I don’t know why the “holiday season” always seems to awaken a desire to do more reading while delivering no more time to do so, but it does. Here are three new books I’m hoping to encounter this month or soonest, curled up by that proverbial crackling fire like something out of a Currier and Ives greeting card.
*The Limits of American Power: The End of American Exceptionalism by Andrew Bacevich
“A historical perspective on the multiple illusions that have governed American foreign policy since 1945. The realism he proposes includes respect for power and its limits; sensitivity to unintended consequences; aversion to claims of American exceptionalism; skepticism of easy solutions, especially those involving the use of force; and a conviction that, at the end of the day, the books have to balance.”
OK, forget that last part at least for the next couple of years. But I want to hear about the rest.
How Football Explains America by Sal Paolantonio
“. . . shows how at its heart the country’s true pasttime is an insatiable need for storytelling and mythmaking, how Johnny Unitas is like John Wayne and Joe Montana is like Luke Skywalker.”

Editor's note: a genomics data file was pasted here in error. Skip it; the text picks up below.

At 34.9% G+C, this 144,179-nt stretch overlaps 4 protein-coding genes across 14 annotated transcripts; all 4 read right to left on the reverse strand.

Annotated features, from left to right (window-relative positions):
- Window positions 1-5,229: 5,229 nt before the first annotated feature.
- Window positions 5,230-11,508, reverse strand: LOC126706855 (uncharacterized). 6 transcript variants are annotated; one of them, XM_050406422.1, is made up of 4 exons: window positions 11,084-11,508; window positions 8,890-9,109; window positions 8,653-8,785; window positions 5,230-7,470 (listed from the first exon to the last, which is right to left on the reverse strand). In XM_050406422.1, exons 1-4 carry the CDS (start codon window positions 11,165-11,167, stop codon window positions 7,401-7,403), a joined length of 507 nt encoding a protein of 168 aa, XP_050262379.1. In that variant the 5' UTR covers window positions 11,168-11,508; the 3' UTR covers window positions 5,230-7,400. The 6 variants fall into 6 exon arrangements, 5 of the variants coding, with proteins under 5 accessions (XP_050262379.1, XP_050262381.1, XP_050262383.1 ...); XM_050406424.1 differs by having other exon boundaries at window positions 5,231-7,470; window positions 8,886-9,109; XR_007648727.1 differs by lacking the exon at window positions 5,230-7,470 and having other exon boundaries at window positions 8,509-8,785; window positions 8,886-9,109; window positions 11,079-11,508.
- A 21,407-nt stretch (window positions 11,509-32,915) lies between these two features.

Reminds me of a great essay I used to teach in a college writing class, “Baseball Green and Football Red” by Murray Ross, which argued that each major sport illustrates a different American mythos: baseball, the pastoral, small-town individualism of the rural past; football, the corporate, group-centric and more militaristic ethos of the urban present.
Why We Hate Us: American Discontent in the New Millennium by Dick Meyer
“It’s the public part of ‘us’ we hate. We lack trust in the big institutions in American life: government, the press and corporations. We’ve created a culture that now feels toxic: television, sports, omni-marketing, video games, fashion and the like. We dislike the way we behave when we’re physically in public–loud cellphone talkers, iPod zombies, road ragers and surly chain store employees.”
I hope Meyer maps the way out of the toxic culture, but as I noted earlier, he may have a hard time scaring up much of a following, thanks in part to the bottomless vanity of the Baby Boomers.